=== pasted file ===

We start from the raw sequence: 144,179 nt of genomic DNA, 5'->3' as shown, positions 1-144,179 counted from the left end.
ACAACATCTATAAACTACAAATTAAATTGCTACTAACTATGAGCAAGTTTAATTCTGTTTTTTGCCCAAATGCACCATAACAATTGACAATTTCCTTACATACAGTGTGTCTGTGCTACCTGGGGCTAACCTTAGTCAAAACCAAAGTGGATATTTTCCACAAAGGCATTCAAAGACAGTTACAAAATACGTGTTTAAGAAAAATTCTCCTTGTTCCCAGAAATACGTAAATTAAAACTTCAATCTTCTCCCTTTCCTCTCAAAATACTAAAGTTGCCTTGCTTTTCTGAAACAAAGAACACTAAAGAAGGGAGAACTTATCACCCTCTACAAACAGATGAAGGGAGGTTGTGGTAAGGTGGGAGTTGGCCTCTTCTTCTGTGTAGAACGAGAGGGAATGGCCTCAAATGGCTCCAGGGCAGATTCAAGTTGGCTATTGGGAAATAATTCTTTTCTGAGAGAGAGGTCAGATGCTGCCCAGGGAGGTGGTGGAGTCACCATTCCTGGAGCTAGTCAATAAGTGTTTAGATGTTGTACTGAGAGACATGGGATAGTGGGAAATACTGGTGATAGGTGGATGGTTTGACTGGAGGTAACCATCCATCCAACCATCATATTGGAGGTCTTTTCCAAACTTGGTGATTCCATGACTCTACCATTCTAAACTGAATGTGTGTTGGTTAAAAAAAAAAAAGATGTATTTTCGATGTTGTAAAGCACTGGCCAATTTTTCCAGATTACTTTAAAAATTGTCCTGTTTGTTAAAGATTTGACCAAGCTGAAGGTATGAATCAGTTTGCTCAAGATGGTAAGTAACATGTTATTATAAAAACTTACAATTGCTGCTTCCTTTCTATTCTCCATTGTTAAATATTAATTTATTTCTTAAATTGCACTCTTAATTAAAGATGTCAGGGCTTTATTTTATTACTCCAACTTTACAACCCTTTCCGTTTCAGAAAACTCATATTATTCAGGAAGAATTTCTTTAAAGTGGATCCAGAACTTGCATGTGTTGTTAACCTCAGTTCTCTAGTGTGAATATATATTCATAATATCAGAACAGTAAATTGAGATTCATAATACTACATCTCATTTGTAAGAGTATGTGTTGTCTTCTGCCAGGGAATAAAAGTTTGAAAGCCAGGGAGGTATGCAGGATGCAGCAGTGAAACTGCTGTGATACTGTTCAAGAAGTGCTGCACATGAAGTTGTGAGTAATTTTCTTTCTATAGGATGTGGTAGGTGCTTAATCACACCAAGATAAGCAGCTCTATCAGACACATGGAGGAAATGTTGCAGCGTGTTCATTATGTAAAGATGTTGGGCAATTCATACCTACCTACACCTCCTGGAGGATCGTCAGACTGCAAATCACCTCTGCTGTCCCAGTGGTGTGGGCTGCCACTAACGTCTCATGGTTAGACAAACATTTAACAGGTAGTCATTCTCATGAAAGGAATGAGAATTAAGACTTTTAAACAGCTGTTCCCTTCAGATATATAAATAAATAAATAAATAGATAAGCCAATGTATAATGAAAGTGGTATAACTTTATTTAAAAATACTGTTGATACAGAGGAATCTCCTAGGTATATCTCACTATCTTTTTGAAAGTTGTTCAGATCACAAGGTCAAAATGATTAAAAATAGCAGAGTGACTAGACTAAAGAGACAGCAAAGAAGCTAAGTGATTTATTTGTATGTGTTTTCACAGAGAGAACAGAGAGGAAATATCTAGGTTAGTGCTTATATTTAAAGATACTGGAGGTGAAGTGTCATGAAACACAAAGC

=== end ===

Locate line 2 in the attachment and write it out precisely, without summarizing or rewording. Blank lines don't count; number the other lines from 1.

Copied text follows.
ACAACATCTATAAACTACAAATTAAATTGCTACTAACTATGAGCAAGTTTAATTCTGTTTTTTGCCCAAATGCACCATAACAATTGACAATTTCCTTACATACAGTGTGTCTGTGCTACCTGGGGCTAACCTTAGTCAAAACCAAAGTGGATATTTTCCACAAAGGCATTCAAAGACAGTTACAAAATACGTGTTTAAGAAAAATTCTCCTTGTTCCCAGAAATACGTAAATTAAAACTTCAATCTTCTCCCTTTCCTCTCAAAATACTAAAGTTGCCTTGCTTTTCTGAAACAAAGAACACTAAAGAAGGGAGAACTTATCACCCTCTACAAACAGATGAAGGGAGGTTGTGGTAAGGTGGGAGTTGGCCTCTTCTTCTGTGTAGAACGAGAGGGAATGGCCTCAAATGGCTCCAGGGCAGATTCAAGTTGGCTATTGGGAAATAATTCTTTTCTGAGAGAGAGGTCAGATGCTGCCCAGGGAGGTGGTGGAGTCACCATTCCTGGAGCTAGTCAATAAGTGTTTAGATGTTGTACTGAGAGACATGGGATAGTGGGAAATACTGGTGATAGGTGGATGGTTTGACTGGAGGTAACCATCCATCCAACCATCATATTGGAGGTCTTTTCCAAACTTGGTGATTCCATGACTCTACCATTCTAAACTGAATGTGTGTTGGTTAAAAAAAAAAAAGATGTATTTTCGATGTTGTAAAGCACTGGCCAATTTTTCCAGATTACTTTAAAAATTGTCCTGTTTGTTAAAGATTTGACCAAGCTGAAGGTATGAATCAGTTTGCTCAAGATGGTAAGTAACATGTTATTATAAAAACTTACAATTGCTGCTTCCTTTCTATTCTCCATTGTTAAATATTAATTTATTTCTTAAATTGCACTCTTAATTAAAGATGTCAGGGCTTTATTTTATTACTCCAACTTTACAACCCTTTCCGTTTCAGAAAACTCATATTATTCAGGAAGAATTTCTTTAAAGTGGATCCAGAACTTGCATGTGTTGTTAACCTCAGTTCTCTAGTGTGAATATATATTCATAATATCAGAACAGTAAATTGAGATTCATAATACTACATCTCATTTGTAAGAGTATGTGTTGTCTTCTGCCAGGGAATAAAAGTTTGAAAGCCAGGGAGGTATGCAGGATGCAGCAGTGAAACTGCTGTGATACTGTTCAAGAAGTGCTGCACATGAAGTTGTGAGTAATTTTCTTTCTATAGGATGTGGTAGGTGCTTAATCACACCAAGATAAGCAGCTCTATCAGACACATGGAGGAAATGTTGCAGCGTGTTCATTATGTAAAGATGTTGGGCAATTCATACCTACCTACACCTCCTGGAGGATCGTCAGACTGCAAATCACCTCTGCTGTCCCAGTGGTGTGGGCTGCCACTAACGTCTCATGGTTAGACAAACATTTAACAGGTAGTCATTCTCATGAAAGGAATGAGAATTAAGACTTTTAAACAGCTGTTCCCTTCAGATATATAAATAAATAAATAAATAGATAAGCCAATGTATAATGAAAGTGGTATAACTTTATTTAAAAATACTGTTGATACAGAGGAATCTCCTAGGTATATCTCACTATCTTTTTGAAAGTTGTTCAGATCACAAGGTCAAAATGATTAAAAATAGCAGAGTGACTAGACTAAAGAGACAGCAAAGAAGCTAAGTGATTTATTTGTATGTGTTTTCACAGAGAGAACAGAGAGGAAATATCTAGGTTAGTGCTTATATTTAAAGATACTGGAGGTGAAGTGTCATGAAACACAAAGC